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Post-EMV Fraud Moves Online

eCommerce merchants saw a significant surge in fraud activity following EMV adoption. In fact, according to the Federal Trade Commission, card fraud activity more than doubled between the first quarter of 2019 and the first quarter of 2020, and much of that activity occurred online.

This phenomenon has a compounding effect: as card-not-present fraud becomes more rampant, cardholders grow warier of online activity. They become more prone to filing chargebacks, which causes a spike in friendly fraud activity. Criminal fraud incidents may become more common, but friendly fraud grows at an even faster rate.

Card-not-present fraud will only increase as time goes on, so it’s important for online merchants to take precautions now. This includes:

  • Using Antifraud Tools: Merchants need a multilayer strategy. They should employ complementary tools like CVV verification, AVS, proxy piercing, geolocation, 3-D Secure 2.0, and more in a coordinated manner.
  • Using Fraud Scoring: Fraud scoring examines each transaction based on dozens of variables, then assigns each transaction a numeric score. Merchants can set parameters to flag and automatically reject suspected fraud attempts.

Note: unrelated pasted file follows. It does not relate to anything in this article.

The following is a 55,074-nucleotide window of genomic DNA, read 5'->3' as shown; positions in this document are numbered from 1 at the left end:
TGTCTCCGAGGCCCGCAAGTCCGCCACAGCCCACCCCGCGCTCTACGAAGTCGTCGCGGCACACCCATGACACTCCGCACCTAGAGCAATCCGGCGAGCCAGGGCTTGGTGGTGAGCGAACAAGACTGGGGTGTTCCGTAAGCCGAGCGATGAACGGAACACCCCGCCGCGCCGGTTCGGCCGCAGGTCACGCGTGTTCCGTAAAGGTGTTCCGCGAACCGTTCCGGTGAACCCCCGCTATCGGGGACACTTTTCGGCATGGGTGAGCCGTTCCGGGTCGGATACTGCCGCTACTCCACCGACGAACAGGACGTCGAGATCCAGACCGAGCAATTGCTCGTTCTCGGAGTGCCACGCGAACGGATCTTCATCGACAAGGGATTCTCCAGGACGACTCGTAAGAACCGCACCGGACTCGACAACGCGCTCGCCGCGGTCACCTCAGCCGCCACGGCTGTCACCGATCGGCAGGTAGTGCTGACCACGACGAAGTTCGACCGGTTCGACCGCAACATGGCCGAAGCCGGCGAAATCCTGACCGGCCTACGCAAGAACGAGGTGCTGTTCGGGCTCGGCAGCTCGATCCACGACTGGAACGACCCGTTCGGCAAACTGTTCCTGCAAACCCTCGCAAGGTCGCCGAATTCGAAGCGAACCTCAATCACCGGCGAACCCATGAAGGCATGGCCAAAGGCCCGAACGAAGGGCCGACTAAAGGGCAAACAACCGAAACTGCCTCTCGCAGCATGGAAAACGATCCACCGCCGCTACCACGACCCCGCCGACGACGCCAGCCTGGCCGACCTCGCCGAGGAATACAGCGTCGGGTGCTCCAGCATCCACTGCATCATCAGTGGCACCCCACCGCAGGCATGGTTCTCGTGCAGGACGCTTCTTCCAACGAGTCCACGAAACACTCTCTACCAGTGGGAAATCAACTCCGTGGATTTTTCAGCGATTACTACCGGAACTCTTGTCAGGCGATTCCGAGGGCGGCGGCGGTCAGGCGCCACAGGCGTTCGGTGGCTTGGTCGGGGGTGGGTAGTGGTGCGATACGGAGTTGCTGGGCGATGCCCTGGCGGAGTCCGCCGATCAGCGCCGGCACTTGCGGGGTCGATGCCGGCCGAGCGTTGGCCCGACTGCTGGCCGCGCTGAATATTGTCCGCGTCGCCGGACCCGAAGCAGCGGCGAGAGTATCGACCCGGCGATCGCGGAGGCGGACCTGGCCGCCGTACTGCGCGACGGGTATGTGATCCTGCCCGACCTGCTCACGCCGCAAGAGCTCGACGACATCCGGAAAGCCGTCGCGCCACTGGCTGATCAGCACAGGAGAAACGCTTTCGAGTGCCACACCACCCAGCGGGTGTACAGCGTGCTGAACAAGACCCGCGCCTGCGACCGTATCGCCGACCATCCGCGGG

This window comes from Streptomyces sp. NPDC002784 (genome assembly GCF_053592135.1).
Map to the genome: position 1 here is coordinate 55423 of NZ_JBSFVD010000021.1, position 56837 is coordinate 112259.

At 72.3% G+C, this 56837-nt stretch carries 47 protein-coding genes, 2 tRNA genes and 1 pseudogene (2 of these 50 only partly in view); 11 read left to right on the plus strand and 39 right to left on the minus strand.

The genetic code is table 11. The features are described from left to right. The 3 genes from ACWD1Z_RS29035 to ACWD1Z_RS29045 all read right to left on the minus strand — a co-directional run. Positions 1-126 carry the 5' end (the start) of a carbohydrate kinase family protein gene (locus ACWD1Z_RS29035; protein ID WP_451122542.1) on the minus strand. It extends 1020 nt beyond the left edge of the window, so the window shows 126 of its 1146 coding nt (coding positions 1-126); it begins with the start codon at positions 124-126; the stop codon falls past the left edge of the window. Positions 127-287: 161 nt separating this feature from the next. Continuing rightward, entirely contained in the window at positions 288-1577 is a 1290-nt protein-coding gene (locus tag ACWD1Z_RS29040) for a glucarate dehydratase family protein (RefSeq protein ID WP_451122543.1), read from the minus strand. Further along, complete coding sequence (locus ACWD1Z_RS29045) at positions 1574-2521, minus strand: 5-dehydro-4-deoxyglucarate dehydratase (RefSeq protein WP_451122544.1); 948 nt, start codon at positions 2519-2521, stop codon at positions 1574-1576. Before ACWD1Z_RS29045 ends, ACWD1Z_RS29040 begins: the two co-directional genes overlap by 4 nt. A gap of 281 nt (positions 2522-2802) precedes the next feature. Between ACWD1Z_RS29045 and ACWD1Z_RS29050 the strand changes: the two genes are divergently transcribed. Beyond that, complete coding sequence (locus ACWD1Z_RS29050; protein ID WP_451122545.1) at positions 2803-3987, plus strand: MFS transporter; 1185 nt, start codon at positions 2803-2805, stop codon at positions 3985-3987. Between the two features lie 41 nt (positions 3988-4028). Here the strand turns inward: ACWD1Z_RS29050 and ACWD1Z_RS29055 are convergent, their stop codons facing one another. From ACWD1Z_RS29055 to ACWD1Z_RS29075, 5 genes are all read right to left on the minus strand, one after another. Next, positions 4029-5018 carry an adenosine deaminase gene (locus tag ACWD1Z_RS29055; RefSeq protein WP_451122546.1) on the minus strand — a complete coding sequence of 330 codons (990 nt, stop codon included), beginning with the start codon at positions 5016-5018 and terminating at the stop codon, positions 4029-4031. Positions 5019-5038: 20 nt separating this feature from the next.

• Embracing Secure Technologies: Mobile wallets like Apple Pay employ two-factor security. Accepting and encouraging these alternate payment methods can make for more secure, reliable card-not-present transactions.
  • Eliminating Potential Errors: We’ve identified more than 100 simple missteps in customer service, user experience, policies, and logistics that could lead to increased chargeback issuances while offering no antifraud benefits.
  • Engaging Friendly Fraud: Merchants can’t fight fraud without reliable data. Friendly fraud costs merchants time and money, while also skewing their data and making it impossible to identify genuine fraud. Merchants need to identify and respond to friendly fraud through representment.

Take Action Now

The market changed dramatically over the last five years. EMV adoption has been a net-positive, in that it’s helped protect consumers and merchants operating in the card-present space. However, it hasn’t prevented fraud, so much as it’s simply moved it.

Card-not-present merchant merchants are facing the brunt of the fraud burden. So, while chip cards are great, there’s still plenty more work to do, both online and off.

Have additional questions about EMV fraud protections? Want to learn how you can spot errors, develop a fraud strategy, and stop friendly fraud? Click below and speak to one of our experts today.